December 1, 2006 (Vol. 26, No. 21)

Financings in 2006 Have Already Raised More than 2005

After biotech enjoyed its best quarter of the year, the Burrill Biotech Select Index recovered most of its value lost in the first two quarters and finished down just 9% from its 3Q 2005 value. Heading into the final quarter, momentum for biotech companies and stocks continued to build with October turning out to be biotech’s best monthly performances of 2006.

Biotech rode a wave of heightened investor enthusiasm driven by an increase in M&A activity, significant clinical data reported broadly, and excellent third quarter financial reports. Historically, the fourth quarter has always been good for biotech, and so there is every reason to believe that it is now on target to make up for the beating suffered during the first two quarters of 2006. The biotech industry’s aggregate market cap at the end of October was just over $488 billion and by the end of the year it could reach a new record high.

Fanning the flames of positive investor sentiment was the Dow finally breaking through the psychological 12,000 barrier, closing the month up almost 3.5%. While it is biotech’s elite companies, such as Amgen( and Genentech(, that continue to impress the market, it was the Burrill mid-cap biotech index that captured the headlines in October with a huge 10% jump in value. The Index is now up 15% year-to-date and set to lead all indicators in much the same way as the Burrill Biotech Select Index did in 2005.

It looks as though biotech has emerged from its rough patch and the final quarter should see a further improvement. The only damper on an otherwise excellent third quarter was that fund raising among biotech’s companies was down considerably. Looking at the bigger picture, biotech has already raised 20% more and M&A’s continue to accelerate driven by big pharma’s need not only to improve pipelines but to add technologies as well. Biotech is well on its way to a record setting $40-billion year from financing and partnerships.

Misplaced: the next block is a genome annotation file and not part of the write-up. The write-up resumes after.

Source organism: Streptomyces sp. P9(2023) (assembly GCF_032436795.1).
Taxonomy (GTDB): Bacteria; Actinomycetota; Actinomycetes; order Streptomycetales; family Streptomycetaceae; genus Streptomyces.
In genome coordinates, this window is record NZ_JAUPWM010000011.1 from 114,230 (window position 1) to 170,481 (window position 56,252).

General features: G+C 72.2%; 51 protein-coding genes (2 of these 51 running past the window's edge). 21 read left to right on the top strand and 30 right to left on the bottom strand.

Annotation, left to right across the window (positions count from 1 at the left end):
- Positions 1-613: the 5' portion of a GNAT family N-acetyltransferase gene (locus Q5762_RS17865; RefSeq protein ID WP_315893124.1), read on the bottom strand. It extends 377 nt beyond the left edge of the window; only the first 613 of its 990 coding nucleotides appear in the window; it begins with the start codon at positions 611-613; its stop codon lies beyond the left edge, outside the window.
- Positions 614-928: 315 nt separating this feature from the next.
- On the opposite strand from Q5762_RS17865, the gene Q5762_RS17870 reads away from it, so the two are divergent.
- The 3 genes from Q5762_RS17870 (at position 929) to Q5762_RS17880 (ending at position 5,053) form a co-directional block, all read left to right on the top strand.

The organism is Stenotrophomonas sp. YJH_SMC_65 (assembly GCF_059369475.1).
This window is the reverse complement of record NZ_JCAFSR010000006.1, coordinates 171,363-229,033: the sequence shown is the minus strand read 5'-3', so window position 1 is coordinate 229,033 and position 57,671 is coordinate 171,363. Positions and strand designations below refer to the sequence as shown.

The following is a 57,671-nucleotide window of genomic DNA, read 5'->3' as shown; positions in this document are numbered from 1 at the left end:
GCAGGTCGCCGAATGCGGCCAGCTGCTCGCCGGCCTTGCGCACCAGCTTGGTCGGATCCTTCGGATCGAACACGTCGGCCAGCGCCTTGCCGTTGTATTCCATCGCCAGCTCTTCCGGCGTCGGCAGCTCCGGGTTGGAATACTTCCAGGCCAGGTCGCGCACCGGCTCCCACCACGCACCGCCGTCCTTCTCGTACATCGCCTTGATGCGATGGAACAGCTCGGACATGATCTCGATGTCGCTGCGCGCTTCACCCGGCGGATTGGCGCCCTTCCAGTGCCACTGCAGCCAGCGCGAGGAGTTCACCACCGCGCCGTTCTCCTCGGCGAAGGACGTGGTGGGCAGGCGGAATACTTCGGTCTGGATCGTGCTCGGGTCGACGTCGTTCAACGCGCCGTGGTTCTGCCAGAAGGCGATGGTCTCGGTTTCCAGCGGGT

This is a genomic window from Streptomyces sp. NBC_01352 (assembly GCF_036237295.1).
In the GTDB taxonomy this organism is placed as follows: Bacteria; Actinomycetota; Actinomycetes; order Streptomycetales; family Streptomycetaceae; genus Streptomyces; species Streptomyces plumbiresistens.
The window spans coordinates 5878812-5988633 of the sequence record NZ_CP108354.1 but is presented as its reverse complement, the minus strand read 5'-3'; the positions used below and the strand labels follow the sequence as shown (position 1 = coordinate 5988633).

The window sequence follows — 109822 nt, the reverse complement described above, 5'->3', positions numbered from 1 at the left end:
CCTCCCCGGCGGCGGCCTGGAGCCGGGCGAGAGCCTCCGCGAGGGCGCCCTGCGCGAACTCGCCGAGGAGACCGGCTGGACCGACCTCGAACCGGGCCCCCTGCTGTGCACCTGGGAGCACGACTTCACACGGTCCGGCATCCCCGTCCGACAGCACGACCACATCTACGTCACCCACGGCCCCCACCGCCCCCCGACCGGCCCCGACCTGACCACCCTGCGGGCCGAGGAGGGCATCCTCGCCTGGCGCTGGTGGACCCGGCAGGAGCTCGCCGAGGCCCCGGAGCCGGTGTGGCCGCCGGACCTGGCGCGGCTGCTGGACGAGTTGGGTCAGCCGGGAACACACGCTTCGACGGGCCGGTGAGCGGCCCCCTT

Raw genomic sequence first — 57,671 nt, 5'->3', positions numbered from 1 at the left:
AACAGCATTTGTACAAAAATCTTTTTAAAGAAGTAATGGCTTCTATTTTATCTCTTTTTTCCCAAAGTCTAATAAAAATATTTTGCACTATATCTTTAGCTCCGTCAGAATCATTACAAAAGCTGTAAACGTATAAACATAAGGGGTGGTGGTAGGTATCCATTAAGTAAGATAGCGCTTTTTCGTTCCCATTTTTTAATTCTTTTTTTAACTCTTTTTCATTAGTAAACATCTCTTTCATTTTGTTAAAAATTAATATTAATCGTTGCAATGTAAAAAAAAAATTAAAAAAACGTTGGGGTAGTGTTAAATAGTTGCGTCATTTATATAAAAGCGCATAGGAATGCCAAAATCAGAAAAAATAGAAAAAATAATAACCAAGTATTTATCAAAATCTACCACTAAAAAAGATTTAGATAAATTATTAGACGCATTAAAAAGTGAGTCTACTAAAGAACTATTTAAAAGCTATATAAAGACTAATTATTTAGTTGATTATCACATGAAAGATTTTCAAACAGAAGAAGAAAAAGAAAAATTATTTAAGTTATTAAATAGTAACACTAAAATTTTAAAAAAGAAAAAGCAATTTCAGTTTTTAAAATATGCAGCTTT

Deal-making Gets Hot Again

Deal-making woke up in Q3 06 after taking a breather in Q2 06. In fact, during the quarter, partnering activity was the major driver of financing activity in what was a generally lackluster quarter for raising capital.

Headlining the over 30 deals was GlaxoSmithKline’s( strategic alliance with ChemoCentryx ( discover, develop, and market medicines targeting four chemokine and chemoattractant receptors for the treatment of a variety of inflammatory disorders, including Traficet-EN in late-stage development for inflammatory bowel disease. ChemoCentryx received an upfront payment of $63.5 million. In addition, the company will receive research funding and will be eligible to earn milestone payments up to, potentially, $1.5 billion, assuming successful development and commercialization of the products under development.

After a brief lull, mergers and acquisition activity picked up in October. Eli Lilly( said it was acquiring Icos( for $2.1 billion, a move that gives the company full ownership of the erectile-dysfunction drug Cialis. Merck & Co. enhanced its interest in RNAi technologies with its $1.1-billion acquisition of Sirna Therapeutics.